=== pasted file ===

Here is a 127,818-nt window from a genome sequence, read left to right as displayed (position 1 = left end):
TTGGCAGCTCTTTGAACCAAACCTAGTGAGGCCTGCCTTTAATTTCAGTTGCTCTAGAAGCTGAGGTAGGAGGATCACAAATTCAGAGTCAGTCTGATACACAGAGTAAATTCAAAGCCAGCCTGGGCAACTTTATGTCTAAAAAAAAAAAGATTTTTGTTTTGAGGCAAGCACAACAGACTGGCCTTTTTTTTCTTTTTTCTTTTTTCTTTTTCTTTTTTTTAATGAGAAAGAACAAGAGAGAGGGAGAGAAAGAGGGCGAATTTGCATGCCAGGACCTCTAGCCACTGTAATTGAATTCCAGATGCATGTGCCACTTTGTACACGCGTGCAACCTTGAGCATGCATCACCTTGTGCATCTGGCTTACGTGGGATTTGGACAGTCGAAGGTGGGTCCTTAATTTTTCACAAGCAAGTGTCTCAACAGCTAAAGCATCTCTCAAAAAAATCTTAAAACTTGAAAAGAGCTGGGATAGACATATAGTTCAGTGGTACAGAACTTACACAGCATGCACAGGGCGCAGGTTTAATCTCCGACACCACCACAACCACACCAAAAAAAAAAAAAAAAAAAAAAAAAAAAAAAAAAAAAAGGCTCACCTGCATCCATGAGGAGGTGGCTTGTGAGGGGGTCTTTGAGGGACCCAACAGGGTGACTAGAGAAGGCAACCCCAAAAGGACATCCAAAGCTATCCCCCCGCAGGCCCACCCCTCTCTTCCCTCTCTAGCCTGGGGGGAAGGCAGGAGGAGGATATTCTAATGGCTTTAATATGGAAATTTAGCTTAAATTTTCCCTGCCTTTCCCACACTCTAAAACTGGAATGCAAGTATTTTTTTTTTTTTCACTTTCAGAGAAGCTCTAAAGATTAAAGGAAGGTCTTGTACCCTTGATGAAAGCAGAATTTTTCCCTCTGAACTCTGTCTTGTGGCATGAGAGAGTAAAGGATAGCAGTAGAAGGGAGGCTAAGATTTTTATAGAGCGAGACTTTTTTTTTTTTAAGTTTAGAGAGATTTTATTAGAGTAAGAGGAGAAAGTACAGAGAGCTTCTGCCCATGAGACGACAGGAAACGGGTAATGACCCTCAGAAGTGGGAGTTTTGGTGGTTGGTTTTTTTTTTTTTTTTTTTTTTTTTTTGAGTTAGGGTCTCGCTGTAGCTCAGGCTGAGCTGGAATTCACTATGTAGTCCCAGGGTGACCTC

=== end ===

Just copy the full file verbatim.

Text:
Here is a 127,818-nt window from a genome sequence, read left to right as displayed (position 1 = left end):
TTGGCAGCTCTTTGAACCAAACCTAGTGAGGCCTGCCTTTAATTTCAGTTGCTCTAGAAGCTGAGGTAGGAGGATCACAAATTCAGAGTCAGTCTGATACACAGAGTAAATTCAAAGCCAGCCTGGGCAACTTTATGTCTAAAAAAAAAAAGATTTTTGTTTTGAGGCAAGCACAACAGACTGGCCTTTTTTTTCTTTTTTCTTTTTTCTTTTTCTTTTTTTTAATGAGAAAGAACAAGAGAGAGGGAGAGAAAGAGGGCGAATTTGCATGCCAGGACCTCTAGCCACTGTAATTGAATTCCAGATGCATGTGCCACTTTGTACACGCGTGCAACCTTGAGCATGCATCACCTTGTGCATCTGGCTTACGTGGGATTTGGACAGTCGAAGGTGGGTCCTTAATTTTTCACAAGCAAGTGTCTCAACAGCTAAAGCATCTCTCAAAAAAATCTTAAAACTTGAAAAGAGCTGGGATAGACATATAGTTCAGTGGTACAGAACTTACACAGCATGCACAGGGCGCAGGTTTAATCTCCGACACCACCACAACCACACCAAAAAAAAAAAAAAAAAAAAAAAAAAAAAAAAAAAAAAGGCTCACCTGCATCCATGAGGAGGTGGCTTGTGAGGGGGTCTTTGAGGGACCCAACAGGGTGACTAGAGAAGGCAACCCCAAAAGGACATCCAAAGCTATCCCCCCGCAGGCCCACCCCTCTCTTCCCTCTCTAGCCTGGGGGGAAGGCAGGAGGAGGATATTCTAATGGCTTTAATATGGAAATTTAGCTTAAATTTTCCCTGCCTTTCCCACACTCTAAAACTGGAATGCAAGTATTTTTTTTTTTTTCACTTTCAGAGAAGCTCTAAAGATTAAAGGAAGGTCTTGTACCCTTGATGAAAGCAGAATTTTTCCCTCTGAACTCTGTCTTGTGGCATGAGAGAGTAAAGGATAGCAGTAGAAGGGAGGCTAAGATTTTTATAGAGCGAGACTTTTTTTTTTTTAAGTTTAGAGAGATTTTATTAGAGTAAGAGGAGAAAGTACAGAGAGCTTCTGCCCATGAGACGACAGGAAACGGGTAATGACCCTCAGAAGTGGGAGTTTTGGTGGTTGGTTTTTTTTTTTTTTTTTTTTTTTTTTTGAGTTAGGGTCTCGCTGTAGCTCAGGCTGAGCTGGAATTCACTATGTAGTCCCAGGGTGACCTC